Mrs Brown's Boys creator and star Brendan O'Carroll has strongly denied claims that members of his family were part of a tax avoidance scheme.
He has hit out following Tuesday night's edition of BBC's current affairs show Panorama during which O'Carroll's daughter, Fiona Delany, was doorstepped by a reporter asking about her tax affairs.
Speaking to The Sun, O'Carroll said the BBC reporter was "stalking and ambushing a young woman walking to work alone".
He added: "They scared the life out of her. Obviously, I was angry. Fiona was in tears. I spent the whole day comforting her.
"Fiona was genuinely confused by this guy, running up, asking her about her wages.
"She didn't know who he was, or what he was talking about."
According to documents leaked in The Paradise Papers, which contain information detailing the tax affairs of some of the wealthiest people and companies in the world, three actors from Mrs Brown's Boys were paid through an offshore structure that sheltered them from paying hundreds of thousands of euro in tax.
The actors are O'Carroll's daughter Fiona Delany, who plays Maria Brown; her husband Martin, who plays Fr Trevor Brown; and Paddy Houlihan, who plays Dermot Brown in the hit comedy show.
According to the BBC, O'Carroll's production company pays a UK-based company for the actors' work. The UK company then transfers the money to a trust set up in Mauritius by Appleby - an offshore legal and advice firm.
The actors' earnings are then allegedly sent back to their personal bank accounts in the form of loans.
The BBC also highlights that 2016 HM Revenue and Custom Guidelines state: "Scheme promoters will tell you that the payment is non-taxable because it's a loan, and doesn't count as income.
"In reality, you don't pay the loan back, so it's no different to normal income and is taxable.
"So if you're using one of these schemes and being paid this way you're highly likely to be avoiding tax."
In a strongly-worded letter to Panorama, O'Carroll claimed that the programme was trying to "tarnish the name" of Mrs Brown's Boys, and addressed the allegations of tax avoidance.
The Dublin comedian said he does not know why his daughter featured so heavily in the programme about tax avoidance, writing: "She is not an oligarch laundering money through Greek banks, nor does she deal in the arms trade, deal drugs or traffic people.
"She has never committed a crime in her life, she doesn't have a private yacht or own a collection of luxury cars. She drives a Kia people carrier which is necessary if you have four toddlers.
"None of the Mrs Brown people have a Rolls Royce or a yacht. Yet there seems to be an effort going on to tarnish the name of the show. But I'm sure the viewers know us better, that we are upfront, and always have been."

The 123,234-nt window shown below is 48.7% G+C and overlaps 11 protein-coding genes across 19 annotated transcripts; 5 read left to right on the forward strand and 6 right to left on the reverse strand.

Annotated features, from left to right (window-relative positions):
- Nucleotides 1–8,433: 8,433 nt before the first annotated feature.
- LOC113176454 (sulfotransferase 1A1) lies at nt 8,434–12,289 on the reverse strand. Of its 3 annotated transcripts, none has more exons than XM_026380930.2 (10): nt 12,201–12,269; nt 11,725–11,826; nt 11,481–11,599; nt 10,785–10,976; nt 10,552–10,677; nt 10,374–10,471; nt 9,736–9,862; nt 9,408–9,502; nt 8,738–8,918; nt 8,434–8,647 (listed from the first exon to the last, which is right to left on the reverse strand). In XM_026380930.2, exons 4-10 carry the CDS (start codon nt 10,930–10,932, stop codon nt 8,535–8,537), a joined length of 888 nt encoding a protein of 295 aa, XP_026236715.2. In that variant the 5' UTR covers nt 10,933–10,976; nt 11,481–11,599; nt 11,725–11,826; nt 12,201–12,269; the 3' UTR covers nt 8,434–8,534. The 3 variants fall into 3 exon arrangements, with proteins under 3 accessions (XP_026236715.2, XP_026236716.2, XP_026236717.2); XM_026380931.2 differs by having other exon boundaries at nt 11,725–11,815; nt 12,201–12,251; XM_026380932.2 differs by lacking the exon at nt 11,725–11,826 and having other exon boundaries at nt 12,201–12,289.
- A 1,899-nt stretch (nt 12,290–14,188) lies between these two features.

The comedy star went on to explain: "Pro Fid are the agency that represent Paddy Houlihan, Fiona and Martin Delany. We pay them as normal, in euros, on foot of invoice. What Pro Fid do or don't do once paid is beyond the control or business of my company."
O'Carroll added: "What I do know is that nobody in our employ has done anything illegal. None of our family nor any cast were listed in the Panama Papers and this feels like a witch-hunt for the sake of it.
"I also know this. Neither myself my wife or ANY company associated with Mrs Brown's Boys are now nor ever have been involved with any tax avoidance scheme. I have worked very hard for over 20 years to build this company."
He concluded: "I reserve the right to take the most severe legal action available to me. (That is lawyer speak) I would have just said F*** Off."
Earlier this week Houlihan told The Irish Times that he does not understand the tax scheme he used for part of his income from the hugely successful comedy show and had to Google 'tax avoidance' after a Panorama reporter called him in October over his investment.
"I was surprised and I hung up. Afterwards I had to Google tax avoidance to see what it meant."
He also said that he when he agreed to get involved with the scheme, he was assured that is was legal.
He said: "I was told the money went to a trust and it wasn’t mine until I received it, and I didn’t have to pay any tax until I got the money. I was in control of when I would pay tax."
"It wasn't about dodging the tax. I wanted to pay the tax. I want to pay my taxes and live freely the way it was up until I got the phone call [from Panorama]."
Houlihan also told The Irish Times that his accountant, Roy Lyness, who does the accounts for the Mrs Brown’s Boys global operation, told him it was his practice to spot loopholes in the tax system. Lyness said he would inform the Inland Revenue in the UK, then make use of the loophole until the loophole was closed.
"I believe Roy tells the Inland Revenue (about the loophole) and they close it down and in the meantime you exploit it."
Houlihan admitted to the paper that he did not know if Lyness, who does his tax returns, had told the Revenue Commissioners about the loophole.
"The tax authorities had to close the loophole but before they could close it down you could use it. It was a window of time. You could make hay while the sun was shining, and then plan the next step," Houlihan added.